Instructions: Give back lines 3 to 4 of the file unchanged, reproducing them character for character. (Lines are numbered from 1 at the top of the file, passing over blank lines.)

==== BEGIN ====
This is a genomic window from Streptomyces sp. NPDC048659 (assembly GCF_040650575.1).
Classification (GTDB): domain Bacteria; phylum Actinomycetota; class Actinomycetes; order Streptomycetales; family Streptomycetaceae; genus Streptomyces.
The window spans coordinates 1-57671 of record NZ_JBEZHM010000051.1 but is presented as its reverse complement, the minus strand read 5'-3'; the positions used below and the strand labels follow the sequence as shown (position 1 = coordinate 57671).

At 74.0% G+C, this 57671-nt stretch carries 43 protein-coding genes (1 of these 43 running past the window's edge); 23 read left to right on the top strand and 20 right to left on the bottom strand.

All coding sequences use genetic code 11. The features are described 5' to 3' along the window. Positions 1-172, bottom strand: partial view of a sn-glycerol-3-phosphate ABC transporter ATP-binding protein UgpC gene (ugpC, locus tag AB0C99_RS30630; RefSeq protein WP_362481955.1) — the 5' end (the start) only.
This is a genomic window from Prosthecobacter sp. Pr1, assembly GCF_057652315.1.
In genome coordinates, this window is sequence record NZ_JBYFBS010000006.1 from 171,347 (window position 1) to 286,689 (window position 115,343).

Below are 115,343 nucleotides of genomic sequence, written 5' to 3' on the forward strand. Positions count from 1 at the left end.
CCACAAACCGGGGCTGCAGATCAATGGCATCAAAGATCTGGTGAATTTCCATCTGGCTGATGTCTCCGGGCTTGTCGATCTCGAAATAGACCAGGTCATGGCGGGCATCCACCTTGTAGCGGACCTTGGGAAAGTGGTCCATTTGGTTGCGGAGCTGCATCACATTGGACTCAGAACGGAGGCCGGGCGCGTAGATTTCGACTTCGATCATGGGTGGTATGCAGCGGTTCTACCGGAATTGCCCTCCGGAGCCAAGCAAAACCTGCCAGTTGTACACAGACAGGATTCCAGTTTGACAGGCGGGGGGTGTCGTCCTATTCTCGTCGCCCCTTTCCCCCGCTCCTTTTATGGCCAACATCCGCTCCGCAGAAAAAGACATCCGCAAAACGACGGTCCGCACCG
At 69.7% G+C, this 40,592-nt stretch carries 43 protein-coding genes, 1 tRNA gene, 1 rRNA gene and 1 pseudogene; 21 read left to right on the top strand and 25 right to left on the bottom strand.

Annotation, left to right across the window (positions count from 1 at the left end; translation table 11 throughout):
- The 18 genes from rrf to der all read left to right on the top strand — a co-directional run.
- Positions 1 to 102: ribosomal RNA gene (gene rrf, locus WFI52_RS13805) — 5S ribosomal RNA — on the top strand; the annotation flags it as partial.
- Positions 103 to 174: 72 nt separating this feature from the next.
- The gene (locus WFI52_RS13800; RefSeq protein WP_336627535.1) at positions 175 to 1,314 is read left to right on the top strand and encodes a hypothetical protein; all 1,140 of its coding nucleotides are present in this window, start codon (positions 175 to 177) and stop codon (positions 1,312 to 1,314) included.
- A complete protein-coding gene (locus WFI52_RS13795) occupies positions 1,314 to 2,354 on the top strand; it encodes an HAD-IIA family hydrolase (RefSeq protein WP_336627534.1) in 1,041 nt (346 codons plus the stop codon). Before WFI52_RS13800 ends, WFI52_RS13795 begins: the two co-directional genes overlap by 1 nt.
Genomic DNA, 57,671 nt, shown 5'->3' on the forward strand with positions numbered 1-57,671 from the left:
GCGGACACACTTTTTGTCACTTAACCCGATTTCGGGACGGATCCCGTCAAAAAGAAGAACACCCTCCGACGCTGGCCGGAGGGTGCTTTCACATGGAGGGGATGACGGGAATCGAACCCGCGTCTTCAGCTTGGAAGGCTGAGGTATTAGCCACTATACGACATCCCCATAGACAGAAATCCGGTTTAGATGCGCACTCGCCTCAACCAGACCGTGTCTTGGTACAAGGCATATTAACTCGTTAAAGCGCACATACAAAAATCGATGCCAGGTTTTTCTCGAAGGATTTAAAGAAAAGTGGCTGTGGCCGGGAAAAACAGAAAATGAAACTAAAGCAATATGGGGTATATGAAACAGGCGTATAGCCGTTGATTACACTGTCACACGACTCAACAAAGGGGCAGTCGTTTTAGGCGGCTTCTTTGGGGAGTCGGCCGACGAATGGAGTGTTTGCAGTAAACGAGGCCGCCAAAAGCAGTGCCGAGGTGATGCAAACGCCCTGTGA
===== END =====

The window spans coordinates 1-57671 of record NZ_JBEZHM010000051.1 but is presented as its reverse complement, the minus strand read 5'-3'; the positions used below and the strand labels follow the sequence as shown (position 1 = coordinate 57671).

At 74.0% G+C, this 57671-nt stretch carries 43 protein-coding genes (1 of these 43 running past the window's edge); 23 read left to right on the top strand and 20 right to left on the bottom strand.